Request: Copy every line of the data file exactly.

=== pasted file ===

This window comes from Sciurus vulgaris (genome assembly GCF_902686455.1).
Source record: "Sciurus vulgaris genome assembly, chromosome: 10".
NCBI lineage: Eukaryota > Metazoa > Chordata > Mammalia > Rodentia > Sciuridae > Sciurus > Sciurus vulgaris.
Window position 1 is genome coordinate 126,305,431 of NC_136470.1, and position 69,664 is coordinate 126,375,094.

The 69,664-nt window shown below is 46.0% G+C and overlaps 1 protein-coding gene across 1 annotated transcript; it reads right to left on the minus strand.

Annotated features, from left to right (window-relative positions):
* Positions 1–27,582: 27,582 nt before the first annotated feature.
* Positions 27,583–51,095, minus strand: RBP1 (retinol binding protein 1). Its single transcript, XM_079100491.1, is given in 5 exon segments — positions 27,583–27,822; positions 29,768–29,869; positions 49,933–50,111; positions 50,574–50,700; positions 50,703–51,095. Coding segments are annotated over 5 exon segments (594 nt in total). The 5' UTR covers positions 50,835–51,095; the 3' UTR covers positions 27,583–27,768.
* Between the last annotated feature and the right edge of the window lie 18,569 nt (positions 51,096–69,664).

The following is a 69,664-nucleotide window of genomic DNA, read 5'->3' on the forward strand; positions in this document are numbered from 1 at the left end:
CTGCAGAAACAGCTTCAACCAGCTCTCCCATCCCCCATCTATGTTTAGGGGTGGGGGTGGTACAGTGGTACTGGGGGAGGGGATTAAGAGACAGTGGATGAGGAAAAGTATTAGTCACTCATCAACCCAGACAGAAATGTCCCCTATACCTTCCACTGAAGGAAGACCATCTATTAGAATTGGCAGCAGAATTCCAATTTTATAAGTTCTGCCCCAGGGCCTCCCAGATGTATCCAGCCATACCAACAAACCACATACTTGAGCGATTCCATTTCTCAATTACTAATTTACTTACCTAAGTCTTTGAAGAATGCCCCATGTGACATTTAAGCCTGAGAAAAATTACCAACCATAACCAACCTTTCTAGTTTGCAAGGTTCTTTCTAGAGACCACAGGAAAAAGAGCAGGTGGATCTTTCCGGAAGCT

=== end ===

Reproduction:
This window comes from Sciurus vulgaris (genome assembly GCF_902686455.1).
Source record: "Sciurus vulgaris genome assembly, chromosome: 10".
NCBI lineage: Eukaryota > Metazoa > Chordata > Mammalia > Rodentia > Sciuridae > Sciurus > Sciurus vulgaris.
Window position 1 is genome coordinate 126,305,431 of NC_136470.1, and position 69,664 is coordinate 126,375,094.

The 69,664-nt window shown below is 46.0% G+C and overlaps 1 protein-coding gene across 1 annotated transcript; it reads right to left on the minus strand.

Annotated features, from left to right (window-relative positions):
* Positions 1–27,582: 27,582 nt before the first annotated feature.
* Positions 27,583–51,095, minus strand: RBP1 (retinol binding protein 1). Its single transcript, XM_079100491.1, is given in 5 exon segments — positions 27,583–27,822; positions 29,768–29,869; positions 49,933–50,111; positions 50,574–50,700; positions 50,703–51,095. Coding segments are annotated over 5 exon segments (594 nt in total). The 5' UTR covers positions 50,835–51,095; the 3' UTR covers positions 27,583–27,768.
* Between the last annotated feature and the right edge of the window lie 18,569 nt (positions 51,096–69,664).

The following is a 69,664-nucleotide window of genomic DNA, read 5'->3' on the forward strand; positions in this document are numbered from 1 at the left end:
CTGCAGAAACAGCTTCAACCAGCTCTCCCATCCCCCATCTATGTTTAGGGGTGGGGGTGGTACAGTGGTACTGGGGGAGGGGATTAAGAGACAGTGGATGAGGAAAAGTATTAGTCACTCATCAACCCAGACAGAAATGTCCCCTATACCTTCCACTGAAGGAAGACCATCTATTAGAATTGGCAGCAGAATTCCAATTTTATAAGTTCTGCCCCAGGGCCTCCCAGATGTATCCAGCCATACCAACAAACCACATACTTGAGCGATTCCATTTCTCAATTACTAATTTACTTACCTAAGTCTTTGAAGAATGCCCCATGTGACATTTAAGCCTGAGAAAAATTACCAACCATAACCAACCTTTCTAGTTTGCAAGGTTCTTTCTAGAGACCACAGGAAAAAGAGCAGGTGGATCTTTCCGGAAGCT